Dean et al v. King County Metropolitan (Metro) Transit System

Filing 21

ORDER granting Defendant King County's 13 Motion to Dismiss for Failure to State a Claim; Plaintiff to file an amended complaint on or before by 7/28/2017, signed by Judge Robert S. Lasnik. (SWT) (cc: Plaintiff via USPS)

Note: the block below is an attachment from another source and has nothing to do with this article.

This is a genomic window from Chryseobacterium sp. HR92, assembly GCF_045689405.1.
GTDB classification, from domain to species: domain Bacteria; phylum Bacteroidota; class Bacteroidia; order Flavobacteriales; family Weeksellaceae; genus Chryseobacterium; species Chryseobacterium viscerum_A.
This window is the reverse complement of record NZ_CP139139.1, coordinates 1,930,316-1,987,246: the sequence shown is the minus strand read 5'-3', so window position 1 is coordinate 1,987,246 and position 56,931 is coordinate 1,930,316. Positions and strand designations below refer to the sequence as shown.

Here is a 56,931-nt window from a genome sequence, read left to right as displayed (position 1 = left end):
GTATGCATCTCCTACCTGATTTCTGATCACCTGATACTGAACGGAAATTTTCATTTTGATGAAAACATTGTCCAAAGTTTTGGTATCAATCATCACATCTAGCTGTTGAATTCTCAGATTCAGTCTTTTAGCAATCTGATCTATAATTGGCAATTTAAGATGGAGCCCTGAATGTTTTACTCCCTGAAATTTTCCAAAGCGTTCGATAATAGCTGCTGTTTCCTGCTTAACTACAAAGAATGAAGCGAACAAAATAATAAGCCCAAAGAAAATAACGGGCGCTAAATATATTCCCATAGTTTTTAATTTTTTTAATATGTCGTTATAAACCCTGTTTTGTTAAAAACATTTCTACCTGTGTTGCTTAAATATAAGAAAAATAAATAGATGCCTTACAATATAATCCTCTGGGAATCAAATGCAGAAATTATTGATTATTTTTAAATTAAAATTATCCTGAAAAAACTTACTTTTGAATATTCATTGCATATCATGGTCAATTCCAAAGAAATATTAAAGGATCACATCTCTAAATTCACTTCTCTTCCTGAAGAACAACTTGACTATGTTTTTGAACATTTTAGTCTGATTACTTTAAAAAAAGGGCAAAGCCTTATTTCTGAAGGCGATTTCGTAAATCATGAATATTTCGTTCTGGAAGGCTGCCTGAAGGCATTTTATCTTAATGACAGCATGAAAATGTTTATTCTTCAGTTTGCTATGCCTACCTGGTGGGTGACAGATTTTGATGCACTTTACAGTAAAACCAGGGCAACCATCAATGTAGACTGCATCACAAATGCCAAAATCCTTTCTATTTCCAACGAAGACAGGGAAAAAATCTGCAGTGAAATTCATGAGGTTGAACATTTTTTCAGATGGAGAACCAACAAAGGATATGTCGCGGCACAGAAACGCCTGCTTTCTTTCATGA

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1 2 3 4 5 6 7 8 9 10 11 12 13 UNITED STATES DISTRICT COURT WESTERN DISTRICT OF WASHINGTON AT SEATTLE _______________________________________ ) JIMMIE T. DEAN, ) ) Plaintiff, ) v. ) ) KING COUNTY METROPOLITAN ) (METRO) TRANSIT SYSTEM, et al., ) ) Defendants. ) _______________________________________) Civil Case No. C16-1821RSL ORDER GRANTING KING COUNTY’S MOTION TO DISMISS AND GRANTING LEAVE TO AMEND 14 15 This matter comes before the Court on the King County defendants’ “Motion to Dismiss 16 for Failure to State a Claim on Which Relief Can be Granted.” Dkt. # 13. Plaintiff alleges that he 17 was wrongfully terminated from his job with King County Metro even though he was 18 performing adequately. He infers that he must have been discriminated against “for some 19 unknowable reason” and postulates that his employer and/or supervisor resented having to rehire 20 him after he took a medical leave of absence. Dkt. # 4 at 3-4. Plaintiff’s complaint is titled 21 “Complaint for Wrongful Employment Termination Violation of Title VII and Employment 22 Discrimination.” Dkt. # 4 at 1. 23 The King County defendants argue that plaintiff is asserting only a Title VII claim and 24 that the claim fails as a matter of law because (1) plaintiff has not affirmatively plead that he 25 exhausted his administrative remedies and (2) the allegations do not give rise to a plausible 26 ORDER GRANTING KING COUNTY’S MOTION TO DISMISS AND GRANTING LEAVE TO AMEND - 1 1 2 3 4 5 6 7 8 9 10 11 12 13 14 15 16 17 18 19 inference of liability.1 Defendants’ first argument is not well taken. Failure to exhaust is an affirmative defense that defendant must assert and prove. Miles v. Bellfontaine Habilitation Ctr., 481 F.3d 1106, 1107 (9th Cir. 2007). Although plaintiff has the ultimate burden of establishing that he exhausted his administrative remedies (or that defendants waived or are otherwise estopped from insisting on exhaustion), the exhaustion issue cannot be resolved in the context of this motion to dismiss. Nevertheless, plaintiff’s allegations are insufficient in that they do not give rise to a reasonable inference of liability and/or do not adequately apprise King County of the nature of his claims and the grounds on which they are asserted. The question for the Court on a motion to dismiss is whether the facts alleged in the complaint sufficiently state a “plausible” ground for relief. Bell Atl. Corp. v. Twombly, 550 U.S. 544, 570 (2007). A claim is facially plausible when the plaintiff pleads factual content that allows the court to draw the reasonable inference that the defendant is liable for the misconduct alleged. Plausibility requires pleading facts, as opposed to conclusory allegations or the formulaic recitation of elements of a cause of action, and must rise above the mere conceivability or possibility of unlawful conduct that entitles the pleader to relief. Factual allegations must be enough to raise a right to relief above the speculative level. Where a complaint pleads facts that are merely consistent with a defendant’s liability, it stops short of the line between possibility and plausibility of entitlement to relief. Nor is it enough that the complaint is factually neutral; rather, it must be factually suggestive. Somers v. Apple, Inc., 729 F.3d 953, 959-60 (9th Cir. 2013) (internal quotation marks and citations omitted). As currently pled, plaintiff’s Title VII claim is fatally flawed. Plaintiff has not 20 alleged that he is a member of a protected class and has therefore failed to allege facts from which one 21 22 1 23 24 25 26 The County’s motion was noted for consideration on June 2, 2017. On May 30, 2017, plaintiff filed a one-page response indicating that he is proceeding pro se, that motions to dismiss are disfavored, and that he is working on an amended answer. Dkt. # 17. During the past three weeks, plaintiff contacted chambers at least twice to reiterate that he intended to file a more complete response. The stated dates for filing have come and gone, however, and no further response has been submitted. ORDER GRANTING KING COUNTY’S MOTION TO DISMISS AND GRANTING LEAVE TO AMEND - 2 1 2 3 4 5 6 7 8 9 could reasonably infer that he was discriminated against because of his race, color, religion, sex, or national origin. 42 U.S.C. § 2000e-2. Whether a Title VII claim is the only cause of action asserted in this litigation is difficult to discern, however. The title of the complaint uses the generic phrases “wrongful termination” and “employment discrimination” in addition to the reference to Title VII. Plaintiff may be asserting a state law claim for wrongful termination and/or a state or federal claim of disability discrimination/retaliation, but it is not clear from the record. The Court finds that the King County defendants are entitled to a more definite statement regarding the nature of the claim(s) against them and the facts on which the claim(s) rest. 10 11 12 13 14 15 16 17 18 19 20 21 22 23 24 For all of the foregoing reasons, plaintiff’s claims against the King County defendants are hereby DISMISSED. Plaintiff is granted leave to amend his complaint to allege additional facts related to the King County defendants. Federal Rule of Civil Procedure 8(a)(2) requires “a short and plain statement of the claim showing that the pleader is entitled to relief.” Whether plaintiff can assert a plausible claim for relief against his employer will depend on whether he can allege facts from which one could reasonably infer that King County could be liable under state or federal law. Plaintiff is hereby ORDERED to file on or before July 28, 2017, an amended complaint which clearly and concisely identifies the acts of which King County and/or King County Metro is accused (including specific allegations regarding his employer’s motivation in terminating his employment) and how those acts violated plaintiff’s legal rights. The key to filing an acceptable amended complaint will be providing enough facts in support of the legal claims asserted that King County (and the Court) can discern the nature and plausibility of plaintiff’s claims. The amended complaint will completely replace the original and should be a self-contained statement of plaintiff’s claims. 25 26 ORDER GRANTING KING COUNTY’S MOTION TO DISMISS AND GRANTING LEAVE TO AMEND - 3 1 Defendants need not respond to the complaint filed on November 29, 2016. The Clerk of 2 Court is directed to place this Order Requiring More Definite Statement on the Court’s calendar 3 for consideration on Friday, July 28, 2017. 4 5 Dated this 30th day of June, 2017. 6 A 7 Robert S. Lasnik United States District Judge 8 9 10 11 12 13 14 15 16 17 18 19 20 21 22 23 24 25 26 ORDER GRANTING KING COUNTY’S MOTION TO DISMISS AND GRANTING LEAVE TO AMEND - 4